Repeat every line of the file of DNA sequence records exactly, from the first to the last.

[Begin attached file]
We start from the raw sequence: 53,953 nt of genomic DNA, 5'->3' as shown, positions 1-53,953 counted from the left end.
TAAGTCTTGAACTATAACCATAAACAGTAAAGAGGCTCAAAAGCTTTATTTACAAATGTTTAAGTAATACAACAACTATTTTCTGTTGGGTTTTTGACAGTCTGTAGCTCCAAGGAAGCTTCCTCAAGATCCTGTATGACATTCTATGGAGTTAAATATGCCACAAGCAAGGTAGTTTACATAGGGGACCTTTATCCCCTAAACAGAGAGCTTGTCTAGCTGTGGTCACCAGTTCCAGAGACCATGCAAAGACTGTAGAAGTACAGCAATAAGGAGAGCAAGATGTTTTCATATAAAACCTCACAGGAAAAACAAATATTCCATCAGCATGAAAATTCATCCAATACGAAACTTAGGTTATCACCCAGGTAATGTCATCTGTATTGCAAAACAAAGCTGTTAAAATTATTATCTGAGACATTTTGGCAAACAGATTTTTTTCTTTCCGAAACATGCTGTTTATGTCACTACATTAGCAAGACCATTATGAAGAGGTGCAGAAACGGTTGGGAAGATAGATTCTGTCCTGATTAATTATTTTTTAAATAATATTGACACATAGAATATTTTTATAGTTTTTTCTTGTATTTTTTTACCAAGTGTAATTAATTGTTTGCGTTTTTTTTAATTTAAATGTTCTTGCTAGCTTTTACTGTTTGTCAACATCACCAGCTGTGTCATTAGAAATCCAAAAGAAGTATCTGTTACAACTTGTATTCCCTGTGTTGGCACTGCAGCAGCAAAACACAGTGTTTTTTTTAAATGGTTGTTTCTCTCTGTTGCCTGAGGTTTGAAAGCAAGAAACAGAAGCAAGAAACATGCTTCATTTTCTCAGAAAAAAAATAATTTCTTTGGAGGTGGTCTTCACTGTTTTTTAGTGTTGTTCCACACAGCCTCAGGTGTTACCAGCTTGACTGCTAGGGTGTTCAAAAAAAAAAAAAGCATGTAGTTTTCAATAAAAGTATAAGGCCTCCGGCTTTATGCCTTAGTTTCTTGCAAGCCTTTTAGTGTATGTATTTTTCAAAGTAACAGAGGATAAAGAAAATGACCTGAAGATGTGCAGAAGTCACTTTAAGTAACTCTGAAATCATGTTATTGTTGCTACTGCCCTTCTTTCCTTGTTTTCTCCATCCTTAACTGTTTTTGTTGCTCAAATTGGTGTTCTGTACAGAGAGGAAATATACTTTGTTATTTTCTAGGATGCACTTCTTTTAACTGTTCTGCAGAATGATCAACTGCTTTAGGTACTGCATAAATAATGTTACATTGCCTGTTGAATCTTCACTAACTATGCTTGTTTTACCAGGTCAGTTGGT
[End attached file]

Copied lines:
We start from the raw sequence: 53,953 nt of genomic DNA, 5'->3' as shown, positions 1-53,953 counted from the left end.
TAAGTCTTGAACTATAACCATAAACAGTAAAGAGGCTCAAAAGCTTTATTTACAAATGTTTAAGTAATACAACAACTATTTTCTGTTGGGTTTTTGACAGTCTGTAGCTCCAAGGAAGCTTCCTCAAGATCCTGTATGACATTCTATGGAGTTAAATATGCCACAAGCAAGGTAGTTTACATAGGGGACCTTTATCCCCTAAACAGAGAGCTTGTCTAGCTGTGGTCACCAGTTCCAGAGACCATGCAAAGACTGTAGAAGTACAGCAATAAGGAGAGCAAGATGTTTTCATATAAAACCTCACAGGAAAAACAAATATTCCATCAGCATGAAAATTCATCCAATACGAAACTTAGGTTATCACCCAGGTAATGTCATCTGTATTGCAAAACAAAGCTGTTAAAATTATTATCTGAGACATTTTGGCAAACAGATTTTTTTCTTTCCGAAACATGCTGTTTATGTCACTACATTAGCAAGACCATTATGAAGAGGTGCAGAAACGGTTGGGAAGATAGATTCTGTCCTGATTAATTATTTTTTAAATAATATTGACACATAGAATATTTTTATAGTTTTTTCTTGTATTTTTTTACCAAGTGTAATTAATTGTTTGCGTTTTTTTTAATTTAAATGTTCTTGCTAGCTTTTACTGTTTGTCAACATCACCAGCTGTGTCATTAGAAATCCAAAAGAAGTATCTGTTACAACTTGTATTCCCTGTGTTGGCACTGCAGCAGCAAAACACAGTGTTTTTTTTAAATGGTTGTTTCTCTCTGTTGCCTGAGGTTTGAAAGCAAGAAACAGAAGCAAGAAACATGCTTCATTTTCTCAGAAAAAAAATAATTTCTTTGGAGGTGGTCTTCACTGTTTTTTAGTGTTGTTCCACACAGCCTCAGGTGTTACCAGCTTGACTGCTAGGGTGTTCAAAAAAAAAAAAAGCATGTAGTTTTCAATAAAAGTATAAGGCCTCCGGCTTTATGCCTTAGTTTCTTGCAAGCCTTTTAGTGTATGTATTTTTCAAAGTAACAGAGGATAAAGAAAATGACCTGAAGATGTGCAGAAGTCACTTTAAGTAACTCTGAAATCATGTTATTGTTGCTACTGCCCTTCTTTCCTTGTTTTCTCCATCCTTAACTGTTTTTGTTGCTCAAATTGGTGTTCTGTACAGAGAGGAAATATACTTTGTTATTTTCTAGGATGCACTTCTTTTAACTGTTCTGCAGAATGATCAACTGCTTTAGGTACTGCATAAATAATGTTACATTGCCTGTTGAATCTTCACTAACTATGCTTGTTTTACCAGGTCAGTTGGT